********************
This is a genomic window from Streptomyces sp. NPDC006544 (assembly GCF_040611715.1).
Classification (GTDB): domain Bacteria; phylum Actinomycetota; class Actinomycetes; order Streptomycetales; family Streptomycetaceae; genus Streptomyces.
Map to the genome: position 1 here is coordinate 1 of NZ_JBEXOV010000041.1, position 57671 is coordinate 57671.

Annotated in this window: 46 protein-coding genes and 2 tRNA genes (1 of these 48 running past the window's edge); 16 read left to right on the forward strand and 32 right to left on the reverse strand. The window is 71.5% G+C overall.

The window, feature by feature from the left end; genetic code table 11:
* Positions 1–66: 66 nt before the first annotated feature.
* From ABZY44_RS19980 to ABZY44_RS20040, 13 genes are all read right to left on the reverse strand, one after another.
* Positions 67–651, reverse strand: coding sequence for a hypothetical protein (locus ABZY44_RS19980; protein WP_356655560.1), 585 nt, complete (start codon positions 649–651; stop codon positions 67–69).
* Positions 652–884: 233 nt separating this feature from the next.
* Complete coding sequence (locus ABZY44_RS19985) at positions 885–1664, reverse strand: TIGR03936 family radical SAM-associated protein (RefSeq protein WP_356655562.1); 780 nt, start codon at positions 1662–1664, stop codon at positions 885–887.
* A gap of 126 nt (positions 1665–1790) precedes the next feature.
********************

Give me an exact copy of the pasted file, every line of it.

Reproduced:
This is a genomic window from Streptomyces sp. NPDC006544 (assembly GCF_040611715.1).
Classification (GTDB): domain Bacteria; phylum Actinomycetota; class Actinomycetes; order Streptomycetales; family Streptomycetaceae; genus Streptomyces.
Map to the genome: position 1 here is coordinate 1 of NZ_JBEXOV010000041.1, position 57671 is coordinate 57671.

Annotated in this window: 46 protein-coding genes and 2 tRNA genes (1 of these 48 running past the window's edge); 16 read left to right on the forward strand and 32 right to left on the reverse strand. The window is 71.5% G+C overall.

The window, feature by feature from the left end; genetic code table 11:
* Positions 1–66: 66 nt before the first annotated feature.
* From ABZY44_RS19980 to ABZY44_RS20040, 13 genes are all read right to left on the reverse strand, one after another.
* Positions 67–651, reverse strand: coding sequence for a hypothetical protein (locus ABZY44_RS19980; protein WP_356655560.1), 585 nt, complete (start codon positions 649–651; stop codon positions 67–69).
* Positions 652–884: 233 nt separating this feature from the next.
* Complete coding sequence (locus ABZY44_RS19985) at positions 885–1664, reverse strand: TIGR03936 family radical SAM-associated protein (RefSeq protein WP_356655562.1); 780 nt, start codon at positions 1662–1664, stop codon at positions 885–887.
* A gap of 126 nt (positions 1665–1790) precedes the next feature.